The jingle of a collector’s bucket and the mad rummage in your pocket or purse for loose change may become a distant memory in the not too distant future.
As our world has become increasingly digital, so too have our payments in almost every area of our lives. The charity sector has lagged behind some of the most digitally-enabled sectors of the economy, such as point-of-sale retail and regular utility bill payments. But with fewer Kiwis carrying cash it is crucial for the charity sector to innovate with new ways of receiving donations.
Text messaging specialist Run The Red founder and chief executive Ben Northrop says one of the main areas for growth in charity payments is in text donation services via mobile phones.
“The landscape of giving has changed. Going door to door, street appeals and cold calling used to be predominant models in the charity sector but the digital world is changing that. Charities now have to think of innovative digital ways to connect with the public and facilitate donations for their cause.”
There are a range of different services available depending on the size and scope of your fundraising campaign.
Telcos Vodafone and Spark are among the companies that have dipped their toes into donation services.
Vodafone’s TXT2Give initiative allows Vodafone customers to give between $3 and $10 to a charity or cause of their choice via text message while Spark’s website Givealittle provides online campaigns. TXT2Give is a low cost option while Givealittle is fee-free.
Run The Red has been working in the charity sector for about four years, providing low cost text campaigns.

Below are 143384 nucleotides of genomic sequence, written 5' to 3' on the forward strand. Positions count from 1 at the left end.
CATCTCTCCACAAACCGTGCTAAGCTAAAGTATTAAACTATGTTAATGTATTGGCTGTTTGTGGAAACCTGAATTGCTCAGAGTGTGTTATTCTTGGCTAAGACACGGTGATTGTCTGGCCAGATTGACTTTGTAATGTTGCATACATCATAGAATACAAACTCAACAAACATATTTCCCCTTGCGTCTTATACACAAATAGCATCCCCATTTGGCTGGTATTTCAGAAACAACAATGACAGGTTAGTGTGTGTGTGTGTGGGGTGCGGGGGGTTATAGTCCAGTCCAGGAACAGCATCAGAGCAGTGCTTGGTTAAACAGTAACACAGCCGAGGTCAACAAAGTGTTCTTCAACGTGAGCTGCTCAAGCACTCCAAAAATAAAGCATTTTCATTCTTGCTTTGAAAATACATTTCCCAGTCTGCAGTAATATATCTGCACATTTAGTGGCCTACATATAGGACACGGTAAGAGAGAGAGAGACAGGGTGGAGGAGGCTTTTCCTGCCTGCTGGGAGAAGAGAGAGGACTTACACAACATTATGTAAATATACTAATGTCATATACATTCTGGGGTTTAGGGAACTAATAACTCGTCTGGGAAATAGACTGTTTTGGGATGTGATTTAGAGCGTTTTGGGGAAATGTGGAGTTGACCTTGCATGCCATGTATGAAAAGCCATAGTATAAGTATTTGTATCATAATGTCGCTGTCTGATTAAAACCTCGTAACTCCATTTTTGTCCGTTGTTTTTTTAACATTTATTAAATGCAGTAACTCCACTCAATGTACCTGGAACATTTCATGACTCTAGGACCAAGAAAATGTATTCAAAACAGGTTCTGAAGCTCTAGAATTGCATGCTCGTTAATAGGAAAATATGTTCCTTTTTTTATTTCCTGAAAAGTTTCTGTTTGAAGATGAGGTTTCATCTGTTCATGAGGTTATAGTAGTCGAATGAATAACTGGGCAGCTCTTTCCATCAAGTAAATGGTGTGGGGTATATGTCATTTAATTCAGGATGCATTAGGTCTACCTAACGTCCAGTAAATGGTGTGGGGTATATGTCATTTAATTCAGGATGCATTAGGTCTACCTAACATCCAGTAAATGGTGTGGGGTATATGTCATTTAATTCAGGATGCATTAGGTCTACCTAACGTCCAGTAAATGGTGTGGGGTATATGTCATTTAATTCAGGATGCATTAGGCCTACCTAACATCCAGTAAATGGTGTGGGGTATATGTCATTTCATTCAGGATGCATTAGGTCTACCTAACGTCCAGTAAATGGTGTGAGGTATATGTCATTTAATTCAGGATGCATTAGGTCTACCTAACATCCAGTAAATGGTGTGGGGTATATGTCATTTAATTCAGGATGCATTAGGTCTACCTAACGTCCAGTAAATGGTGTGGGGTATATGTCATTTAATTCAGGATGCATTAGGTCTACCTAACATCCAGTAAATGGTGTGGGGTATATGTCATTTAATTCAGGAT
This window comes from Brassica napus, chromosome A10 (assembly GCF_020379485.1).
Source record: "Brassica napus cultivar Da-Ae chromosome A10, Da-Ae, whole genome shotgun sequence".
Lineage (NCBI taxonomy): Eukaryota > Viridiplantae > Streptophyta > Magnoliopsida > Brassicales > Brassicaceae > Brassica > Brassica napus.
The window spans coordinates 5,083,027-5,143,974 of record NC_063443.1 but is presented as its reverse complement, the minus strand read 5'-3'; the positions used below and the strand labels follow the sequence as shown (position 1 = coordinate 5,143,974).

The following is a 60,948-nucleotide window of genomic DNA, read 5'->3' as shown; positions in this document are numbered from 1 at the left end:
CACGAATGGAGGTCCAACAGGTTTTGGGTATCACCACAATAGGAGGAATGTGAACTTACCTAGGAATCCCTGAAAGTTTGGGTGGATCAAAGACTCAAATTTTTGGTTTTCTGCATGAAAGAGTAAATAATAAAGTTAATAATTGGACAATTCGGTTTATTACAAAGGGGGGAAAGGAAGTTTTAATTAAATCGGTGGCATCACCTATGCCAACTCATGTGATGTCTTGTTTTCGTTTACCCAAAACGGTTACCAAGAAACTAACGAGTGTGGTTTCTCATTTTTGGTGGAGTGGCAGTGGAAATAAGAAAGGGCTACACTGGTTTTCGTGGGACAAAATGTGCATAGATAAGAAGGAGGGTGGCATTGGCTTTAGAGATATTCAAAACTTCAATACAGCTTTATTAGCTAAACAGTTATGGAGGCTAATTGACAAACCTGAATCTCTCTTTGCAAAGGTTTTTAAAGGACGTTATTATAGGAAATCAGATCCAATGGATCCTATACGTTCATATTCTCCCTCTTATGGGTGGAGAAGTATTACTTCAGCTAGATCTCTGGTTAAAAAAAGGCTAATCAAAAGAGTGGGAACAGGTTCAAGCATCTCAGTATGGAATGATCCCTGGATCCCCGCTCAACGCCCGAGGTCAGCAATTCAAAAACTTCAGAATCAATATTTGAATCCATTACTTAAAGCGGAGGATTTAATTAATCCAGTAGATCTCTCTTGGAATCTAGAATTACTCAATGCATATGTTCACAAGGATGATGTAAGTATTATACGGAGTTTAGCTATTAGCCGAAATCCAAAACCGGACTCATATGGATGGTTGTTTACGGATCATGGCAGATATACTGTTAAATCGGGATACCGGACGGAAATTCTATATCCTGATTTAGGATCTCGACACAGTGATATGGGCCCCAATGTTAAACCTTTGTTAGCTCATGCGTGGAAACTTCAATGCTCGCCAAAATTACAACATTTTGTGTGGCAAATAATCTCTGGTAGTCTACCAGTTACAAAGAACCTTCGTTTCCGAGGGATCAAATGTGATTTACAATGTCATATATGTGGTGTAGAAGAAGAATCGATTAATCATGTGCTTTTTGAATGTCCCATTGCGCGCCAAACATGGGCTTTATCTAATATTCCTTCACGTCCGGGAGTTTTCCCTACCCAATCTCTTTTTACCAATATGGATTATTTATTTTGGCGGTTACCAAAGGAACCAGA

This works best when a charity is running a campaign or annual appeal, allowing the public to donate $3 via text message, Mr Northrop says.
“The Christchurch earthquake in February 2011 was one of Run The Red’s first text donation appeals. More than $132,000 was raised for the Prime Minister’s Appeal through text donations which was used to provide temporary community facilities and social services.”
Mr Northrop says text donations work because they’re easy and fast, and people get instant satisfaction from their donation through a response text thanking them for their contribution.
“The most successful text donation campaigns have advertising or media publicity around them to ensure the message gets out. For example, in July UNICEF NZ ran a campaign for relief work in Gaza during the Israel – Palestine conflict.
“Campbell Live got behind the campaign, appealing to viewers to donate $3 to UNICEF NZ via text message. The appeal received more than 30,000 responses, raising more than $90,000.”
UNICEF NZ fundraising director Ellen Voller says: “We have used Run The Red several times for text campaigns and have always found them very helpful and informative. They are very quick to respond when we have needed to and we always get a high level of friendly helpful support.”
While there are other organisations available to provide mobile giving, the benefit with providers such as Run The Red is that the charity only pays a small set up fee and 100% of the money donated is given to the cause.
“We know the need in the competitive charity sector and have made sure that campaigns return as much as possible,” Mr Northrop says.
Run The Red was acquired by mobile payments company Pushpay in June. Pushpay is listed on the New Zealand stock exchange and has developed an app for mobile phones that makes mobile payments and donating simple and fast. The Auckland-based company has carved out a successful business servicing the US church market – turning the mobile phone into a collection plate. This new focus has encouraged Run The Red to expand its mobile giving service to include donations made as regular contributions.
“Every time someone donates by text message, they receive a response by SMS thanking them for their contribution. What we’re now able to do through Pushpay is to ask whether the giver wants to set up an automatic payment to that charity. The message can include a link that will direct them to the Pushpay app, which they need download. The simple system asks the giver to select how much they want to donate and how often, and the transaction is complete.
“For charities, growing the number of regular donors is a huge benefit. However many people are wary of signing up to regular payments as they don’t know how much of their contribution goes to the charity. With this system donors feel confident that their money goes directly to the charity to be spent in areas of need.”